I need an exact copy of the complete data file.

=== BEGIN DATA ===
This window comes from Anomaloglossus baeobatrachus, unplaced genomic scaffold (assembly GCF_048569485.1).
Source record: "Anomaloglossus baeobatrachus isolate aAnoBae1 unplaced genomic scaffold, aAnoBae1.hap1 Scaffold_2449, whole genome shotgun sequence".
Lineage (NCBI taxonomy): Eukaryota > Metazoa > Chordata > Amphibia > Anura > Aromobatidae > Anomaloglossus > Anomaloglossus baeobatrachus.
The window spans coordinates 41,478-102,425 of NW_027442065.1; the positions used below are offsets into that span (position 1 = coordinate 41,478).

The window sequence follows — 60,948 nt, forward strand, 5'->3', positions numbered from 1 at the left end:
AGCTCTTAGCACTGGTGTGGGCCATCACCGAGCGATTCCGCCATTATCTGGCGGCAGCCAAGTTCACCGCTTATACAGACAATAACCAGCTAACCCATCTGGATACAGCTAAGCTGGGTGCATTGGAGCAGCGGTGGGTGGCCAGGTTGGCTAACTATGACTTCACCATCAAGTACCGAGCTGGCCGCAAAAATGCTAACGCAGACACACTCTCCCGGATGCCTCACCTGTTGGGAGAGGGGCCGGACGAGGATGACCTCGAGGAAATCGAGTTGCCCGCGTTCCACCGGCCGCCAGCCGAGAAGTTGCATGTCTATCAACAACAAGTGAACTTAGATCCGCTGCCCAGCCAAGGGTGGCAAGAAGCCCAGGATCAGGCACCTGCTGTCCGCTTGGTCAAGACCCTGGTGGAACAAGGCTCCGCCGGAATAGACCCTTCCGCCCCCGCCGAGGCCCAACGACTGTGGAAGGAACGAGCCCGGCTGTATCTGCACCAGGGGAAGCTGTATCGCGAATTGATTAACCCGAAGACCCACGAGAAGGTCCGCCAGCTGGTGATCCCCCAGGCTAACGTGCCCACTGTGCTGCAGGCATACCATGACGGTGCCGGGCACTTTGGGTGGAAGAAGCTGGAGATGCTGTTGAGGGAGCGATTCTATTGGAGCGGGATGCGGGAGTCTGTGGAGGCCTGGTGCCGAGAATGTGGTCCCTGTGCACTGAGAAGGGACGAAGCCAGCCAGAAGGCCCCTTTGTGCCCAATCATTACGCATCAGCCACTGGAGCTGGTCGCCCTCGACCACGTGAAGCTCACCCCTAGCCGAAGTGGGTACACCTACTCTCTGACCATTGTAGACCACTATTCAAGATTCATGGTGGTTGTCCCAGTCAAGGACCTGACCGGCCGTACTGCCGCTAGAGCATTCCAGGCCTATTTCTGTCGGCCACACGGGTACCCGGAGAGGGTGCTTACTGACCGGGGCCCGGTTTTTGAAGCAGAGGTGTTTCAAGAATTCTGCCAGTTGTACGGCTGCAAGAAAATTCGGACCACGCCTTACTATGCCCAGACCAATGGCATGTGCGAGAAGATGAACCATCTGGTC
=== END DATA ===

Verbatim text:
This window comes from Anomaloglossus baeobatrachus, unplaced genomic scaffold (assembly GCF_048569485.1).
Source record: "Anomaloglossus baeobatrachus isolate aAnoBae1 unplaced genomic scaffold, aAnoBae1.hap1 Scaffold_2449, whole genome shotgun sequence".
Lineage (NCBI taxonomy): Eukaryota > Metazoa > Chordata > Amphibia > Anura > Aromobatidae > Anomaloglossus > Anomaloglossus baeobatrachus.
The window spans coordinates 41,478-102,425 of NW_027442065.1; the positions used below are offsets into that span (position 1 = coordinate 41,478).

The window sequence follows — 60,948 nt, forward strand, 5'->3', positions numbered from 1 at the left end:
AGCTCTTAGCACTGGTGTGGGCCATCACCGAGCGATTCCGCCATTATCTGGCGGCAGCCAAGTTCACCGCTTATACAGACAATAACCAGCTAACCCATCTGGATACAGCTAAGCTGGGTGCATTGGAGCAGCGGTGGGTGGCCAGGTTGGCTAACTATGACTTCACCATCAAGTACCGAGCTGGCCGCAAAAATGCTAACGCAGACACACTCTCCCGGATGCCTCACCTGTTGGGAGAGGGGCCGGACGAGGATGACCTCGAGGAAATCGAGTTGCCCGCGTTCCACCGGCCGCCAGCCGAGAAGTTGCATGTCTATCAACAACAAGTGAACTTAGATCCGCTGCCCAGCCAAGGGTGGCAAGAAGCCCAGGATCAGGCACCTGCTGTCCGCTTGGTCAAGACCCTGGTGGAACAAGGCTCCGCCGGAATAGACCCTTCCGCCCCCGCCGAGGCCCAACGACTGTGGAAGGAACGAGCCCGGCTGTATCTGCACCAGGGGAAGCTGTATCGCGAATTGATTAACCCGAAGACCCACGAGAAGGTCCGCCAGCTGGTGATCCCCCAGGCTAACGTGCCCACTGTGCTGCAGGCATACCATGACGGTGCCGGGCACTTTGGGTGGAAGAAGCTGGAGATGCTGTTGAGGGAGCGATTCTATTGGAGCGGGATGCGGGAGTCTGTGGAGGCCTGGTGCCGAGAATGTGGTCCCTGTGCACTGAGAAGGGACGAAGCCAGCCAGAAGGCCCCTTTGTGCCCAATCATTACGCATCAGCCACTGGAGCTGGTCGCCCTCGACCACGTGAAGCTCACCCCTAGCCGAAGTGGGTACACCTACTCTCTGACCATTGTAGACCACTATTCAAGATTCATGGTGGTTGTCCCAGTCAAGGACCTGACCGGCCGTACTGCCGCTAGAGCATTCCAGGCCTATTTCTGTCGGCCACACGGGTACCCGGAGAGGGTGCTTACTGACCGGGGCCCGGTTTTTGAAGCAGAGGTGTTTCAAGAATTCTGCCAGTTGTACGGCTGCAAGAAAATTCGGACCACGCCTTACTATGCCCAGACCAATGGCATGTGCGAGAAGATGAACCATCTGGTC